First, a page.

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An illustration of an eggnog container.

Practice safe eggnog

From eNews, December 16, 2005

Eggnog is an acquired taste. Some people salivate at the thought of this creamy, rich beverage. Others will gag and give you a look of utter disgust. However you may feel about this holiday tradition, it's become a permanent wintertime fixture in many homes.

Eggnog is a drink essentially made of eggs, milk, sugar, and flavoring. Spirits are often added and rich cream may replace all or part of the milk. Eggnog may be served hot or cold, but according to the American Egg Board, it should always be prepared as custard to avoid the risk of foodborne illness.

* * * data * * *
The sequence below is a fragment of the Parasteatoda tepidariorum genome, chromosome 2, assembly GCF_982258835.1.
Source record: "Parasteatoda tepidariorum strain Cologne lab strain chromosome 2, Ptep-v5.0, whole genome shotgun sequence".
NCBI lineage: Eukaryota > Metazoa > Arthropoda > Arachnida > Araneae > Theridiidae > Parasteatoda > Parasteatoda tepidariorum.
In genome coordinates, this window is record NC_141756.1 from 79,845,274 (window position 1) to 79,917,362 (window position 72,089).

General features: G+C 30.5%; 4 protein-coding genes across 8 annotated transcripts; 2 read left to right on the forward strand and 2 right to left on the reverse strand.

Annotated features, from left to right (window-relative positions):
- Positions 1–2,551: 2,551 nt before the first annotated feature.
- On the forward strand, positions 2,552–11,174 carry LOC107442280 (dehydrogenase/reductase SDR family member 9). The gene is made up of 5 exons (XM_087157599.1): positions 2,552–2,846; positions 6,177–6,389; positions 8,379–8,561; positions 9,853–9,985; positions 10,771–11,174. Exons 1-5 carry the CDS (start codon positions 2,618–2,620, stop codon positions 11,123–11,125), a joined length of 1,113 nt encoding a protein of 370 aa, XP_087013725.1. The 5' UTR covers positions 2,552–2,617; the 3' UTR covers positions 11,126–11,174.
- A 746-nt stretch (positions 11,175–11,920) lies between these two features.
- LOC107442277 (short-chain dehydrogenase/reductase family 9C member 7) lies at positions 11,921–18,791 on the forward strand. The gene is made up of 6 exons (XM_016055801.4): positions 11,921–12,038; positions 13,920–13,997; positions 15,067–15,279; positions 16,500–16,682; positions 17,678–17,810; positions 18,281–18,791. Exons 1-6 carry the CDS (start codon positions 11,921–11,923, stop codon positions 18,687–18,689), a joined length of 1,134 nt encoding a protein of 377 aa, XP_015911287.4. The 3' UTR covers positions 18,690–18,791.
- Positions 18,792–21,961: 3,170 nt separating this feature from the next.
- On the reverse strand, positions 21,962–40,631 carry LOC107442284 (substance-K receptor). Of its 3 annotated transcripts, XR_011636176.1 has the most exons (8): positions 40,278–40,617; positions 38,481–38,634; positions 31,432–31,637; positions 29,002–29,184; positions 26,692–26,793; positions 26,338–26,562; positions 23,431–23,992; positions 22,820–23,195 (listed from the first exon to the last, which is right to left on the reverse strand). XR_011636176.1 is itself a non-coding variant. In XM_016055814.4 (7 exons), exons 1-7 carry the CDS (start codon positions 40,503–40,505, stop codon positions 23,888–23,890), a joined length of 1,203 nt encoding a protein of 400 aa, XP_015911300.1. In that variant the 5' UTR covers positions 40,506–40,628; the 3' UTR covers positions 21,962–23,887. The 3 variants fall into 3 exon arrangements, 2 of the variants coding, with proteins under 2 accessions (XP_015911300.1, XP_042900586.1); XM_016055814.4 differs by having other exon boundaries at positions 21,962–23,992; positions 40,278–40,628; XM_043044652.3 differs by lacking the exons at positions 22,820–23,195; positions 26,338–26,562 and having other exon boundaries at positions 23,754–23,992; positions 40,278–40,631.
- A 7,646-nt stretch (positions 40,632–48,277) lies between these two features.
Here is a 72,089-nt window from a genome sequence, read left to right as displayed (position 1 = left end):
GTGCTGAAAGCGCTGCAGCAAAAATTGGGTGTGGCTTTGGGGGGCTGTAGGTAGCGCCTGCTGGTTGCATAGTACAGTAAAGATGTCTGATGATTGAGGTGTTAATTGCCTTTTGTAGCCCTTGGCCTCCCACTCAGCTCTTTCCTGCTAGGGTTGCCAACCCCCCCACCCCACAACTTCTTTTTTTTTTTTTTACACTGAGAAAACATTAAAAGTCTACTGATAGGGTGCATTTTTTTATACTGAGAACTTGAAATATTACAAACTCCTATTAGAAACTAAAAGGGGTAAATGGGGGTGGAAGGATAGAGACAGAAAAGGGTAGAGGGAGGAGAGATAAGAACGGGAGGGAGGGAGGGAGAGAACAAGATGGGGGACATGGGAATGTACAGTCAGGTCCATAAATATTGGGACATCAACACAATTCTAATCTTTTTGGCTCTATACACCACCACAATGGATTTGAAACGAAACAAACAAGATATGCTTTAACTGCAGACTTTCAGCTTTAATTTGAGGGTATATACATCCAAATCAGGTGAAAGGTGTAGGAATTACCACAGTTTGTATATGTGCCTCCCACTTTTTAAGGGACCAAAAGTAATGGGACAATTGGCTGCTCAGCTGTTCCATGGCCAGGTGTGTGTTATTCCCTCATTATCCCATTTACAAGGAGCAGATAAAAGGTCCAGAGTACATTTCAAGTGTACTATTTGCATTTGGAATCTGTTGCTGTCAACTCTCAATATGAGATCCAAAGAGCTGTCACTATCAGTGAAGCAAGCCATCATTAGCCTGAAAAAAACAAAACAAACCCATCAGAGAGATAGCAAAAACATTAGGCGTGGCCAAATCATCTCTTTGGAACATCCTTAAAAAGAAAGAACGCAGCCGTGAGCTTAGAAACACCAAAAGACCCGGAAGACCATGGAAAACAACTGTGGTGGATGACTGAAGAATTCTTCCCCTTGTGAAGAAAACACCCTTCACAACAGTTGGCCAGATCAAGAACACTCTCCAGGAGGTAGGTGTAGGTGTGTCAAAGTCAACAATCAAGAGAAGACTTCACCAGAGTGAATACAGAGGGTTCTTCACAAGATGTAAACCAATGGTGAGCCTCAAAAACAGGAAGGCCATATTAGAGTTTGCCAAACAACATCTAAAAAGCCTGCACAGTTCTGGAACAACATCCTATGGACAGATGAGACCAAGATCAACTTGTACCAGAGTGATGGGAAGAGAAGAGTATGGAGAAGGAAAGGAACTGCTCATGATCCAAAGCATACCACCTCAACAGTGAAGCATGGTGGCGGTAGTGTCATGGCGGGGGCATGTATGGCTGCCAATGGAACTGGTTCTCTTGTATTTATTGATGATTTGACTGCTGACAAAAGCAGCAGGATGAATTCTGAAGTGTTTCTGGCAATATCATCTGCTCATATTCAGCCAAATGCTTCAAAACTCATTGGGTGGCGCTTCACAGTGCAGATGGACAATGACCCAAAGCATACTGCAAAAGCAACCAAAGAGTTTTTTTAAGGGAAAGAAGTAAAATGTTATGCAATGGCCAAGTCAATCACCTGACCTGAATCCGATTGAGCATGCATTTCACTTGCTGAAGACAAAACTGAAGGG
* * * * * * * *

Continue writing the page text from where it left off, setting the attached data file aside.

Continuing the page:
The following are some tips from Info-U to prepare safe eggnog.

Info-U is the University of Minnesota Extension Service's multilingual, prerecorded information service. To learn more about it, see

Editor's note: You can get more tips on holiday food and safety by calling "Answer Line," a free service from the University of Minnesota Extension Service, Monday through Friday from 9 a.m. to noon and 1 p.m. to 4 p.m.; 1-800-854-1678.

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